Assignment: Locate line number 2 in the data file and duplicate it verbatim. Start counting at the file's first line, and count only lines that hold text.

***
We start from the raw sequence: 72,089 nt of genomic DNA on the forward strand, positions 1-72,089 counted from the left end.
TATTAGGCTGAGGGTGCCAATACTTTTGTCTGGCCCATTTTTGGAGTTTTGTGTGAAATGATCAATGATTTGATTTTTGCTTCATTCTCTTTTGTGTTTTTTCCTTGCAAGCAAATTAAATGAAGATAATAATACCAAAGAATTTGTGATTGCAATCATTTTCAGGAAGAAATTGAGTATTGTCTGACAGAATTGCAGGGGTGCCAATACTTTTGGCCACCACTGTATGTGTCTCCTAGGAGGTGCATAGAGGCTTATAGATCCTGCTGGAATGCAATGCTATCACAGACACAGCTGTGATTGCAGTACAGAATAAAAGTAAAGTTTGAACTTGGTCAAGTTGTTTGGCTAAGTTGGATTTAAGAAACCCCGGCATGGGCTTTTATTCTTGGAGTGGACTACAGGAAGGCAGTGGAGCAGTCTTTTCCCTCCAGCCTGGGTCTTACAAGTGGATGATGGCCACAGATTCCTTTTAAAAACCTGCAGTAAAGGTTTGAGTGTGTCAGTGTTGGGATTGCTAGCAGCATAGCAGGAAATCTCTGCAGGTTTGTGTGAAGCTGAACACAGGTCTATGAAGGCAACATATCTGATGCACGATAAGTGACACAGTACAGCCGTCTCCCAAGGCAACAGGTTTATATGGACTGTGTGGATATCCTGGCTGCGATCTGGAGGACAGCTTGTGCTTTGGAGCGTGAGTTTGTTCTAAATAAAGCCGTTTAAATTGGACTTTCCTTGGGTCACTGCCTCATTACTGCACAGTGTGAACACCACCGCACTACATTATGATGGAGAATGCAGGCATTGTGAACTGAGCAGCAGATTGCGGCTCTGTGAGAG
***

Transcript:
TATTAGGCTGAGGGTGCCAATACTTTTGTCTGGCCCATTTTTGGAGTTTTGTGTGAAATGATCAATGATTTGATTTTTGCTTCATTCTCTTTTGTGTTTTTTCCTTGCAAGCAAATTAAATGAAGATAATAATACCAAAGAATTTGTGATTGCAATCATTTTCAGGAAGAAATTGAGTATTGTCTGACAGAATTGCAGGGGTGCCAATACTTTTGGCCACCACTGTATGTGTCTCCTAGGAGGTGCATAGAGGCTTATAGATCCTGCTGGAATGCAATGCTATCACAGACACAGCTGTGATTGCAGTACAGAATAAAAGTAAAGTTTGAACTTGGTCAAGTTGTTTGGCTAAGTTGGATTTAAGAAACCCCGGCATGGGCTTTTATTCTTGGAGTGGACTACAGGAAGGCAGTGGAGCAGTCTTTTCCCTCCAGCCTGGGTCTTACAAGTGGATGATGGCCACAGATTCCTTTTAAAAACCTGCAGTAAAGGTTTGAGTGTGTCAGTGTTGGGATTGCTAGCAGCATAGCAGGAAATCTCTGCAGGTTTGTGTGAAGCTGAACACAGGTCTATGAAGGCAACATATCTGATGCACGATAAGTGACACAGTACAGCCGTCTCCCAAGGCAACAGGTTTATATGGACTGTGTGGATATCCTGGCTGCGATCTGGAGGACAGCTTGTGCTTTGGAGCGTGAGTTTGTTCTAAATAAAGCCGTTTAAATTGGACTTTCCTTGGGTCACTGCCTCATTACTGCACAGTGTGAACACCACCGCACTACATTATGATGGAGAATGCAGGCATTGTGAACTGAGCAGCAGATTGCGGCTCTGTGAGAG